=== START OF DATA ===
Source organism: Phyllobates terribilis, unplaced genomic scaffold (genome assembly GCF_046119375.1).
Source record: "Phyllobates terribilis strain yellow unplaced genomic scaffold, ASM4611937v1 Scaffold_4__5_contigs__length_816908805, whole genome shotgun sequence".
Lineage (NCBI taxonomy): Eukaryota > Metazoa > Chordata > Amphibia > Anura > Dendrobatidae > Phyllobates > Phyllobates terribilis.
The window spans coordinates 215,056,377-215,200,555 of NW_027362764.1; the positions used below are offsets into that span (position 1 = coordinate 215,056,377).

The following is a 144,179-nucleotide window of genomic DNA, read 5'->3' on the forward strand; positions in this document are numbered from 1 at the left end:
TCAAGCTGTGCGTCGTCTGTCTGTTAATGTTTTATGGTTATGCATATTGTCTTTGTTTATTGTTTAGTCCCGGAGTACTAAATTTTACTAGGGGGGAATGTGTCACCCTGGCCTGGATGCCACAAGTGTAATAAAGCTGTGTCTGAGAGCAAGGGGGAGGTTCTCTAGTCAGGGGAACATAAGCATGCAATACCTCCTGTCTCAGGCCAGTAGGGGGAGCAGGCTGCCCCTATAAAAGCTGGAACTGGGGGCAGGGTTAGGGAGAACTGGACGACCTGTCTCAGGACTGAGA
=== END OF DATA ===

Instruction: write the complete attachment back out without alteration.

Source organism: Phyllobates terribilis, unplaced genomic scaffold (genome assembly GCF_046119375.1).
Source record: "Phyllobates terribilis strain yellow unplaced genomic scaffold, ASM4611937v1 Scaffold_4__5_contigs__length_816908805, whole genome shotgun sequence".
Lineage (NCBI taxonomy): Eukaryota > Metazoa > Chordata > Amphibia > Anura > Dendrobatidae > Phyllobates > Phyllobates terribilis.
The window spans coordinates 215,056,377-215,200,555 of NW_027362764.1; the positions used below are offsets into that span (position 1 = coordinate 215,056,377).

The following is a 144,179-nucleotide window of genomic DNA, read 5'->3' on the forward strand; positions in this document are numbered from 1 at the left end:
TCAAGCTGTGCGTCGTCTGTCTGTTAATGTTTTATGGTTATGCATATTGTCTTTGTTTATTGTTTAGTCCCGGAGTACTAAATTTTACTAGGGGGGAATGTGTCACCCTGGCCTGGATGCCACAAGTGTAATAAAGCTGTGTCTGAGAGCAAGGGGGAGGTTCTCTAGTCAGGGGAACATAAGCATGCAATACCTCCTGTCTCAGGCCAGTAGGGGGAGCAGGCTGCCCCTATAAAAGCTGGAACTGGGGGCAGGGTTAGGGAGAACTGGACGACCTGTCTCAGGACTGAGA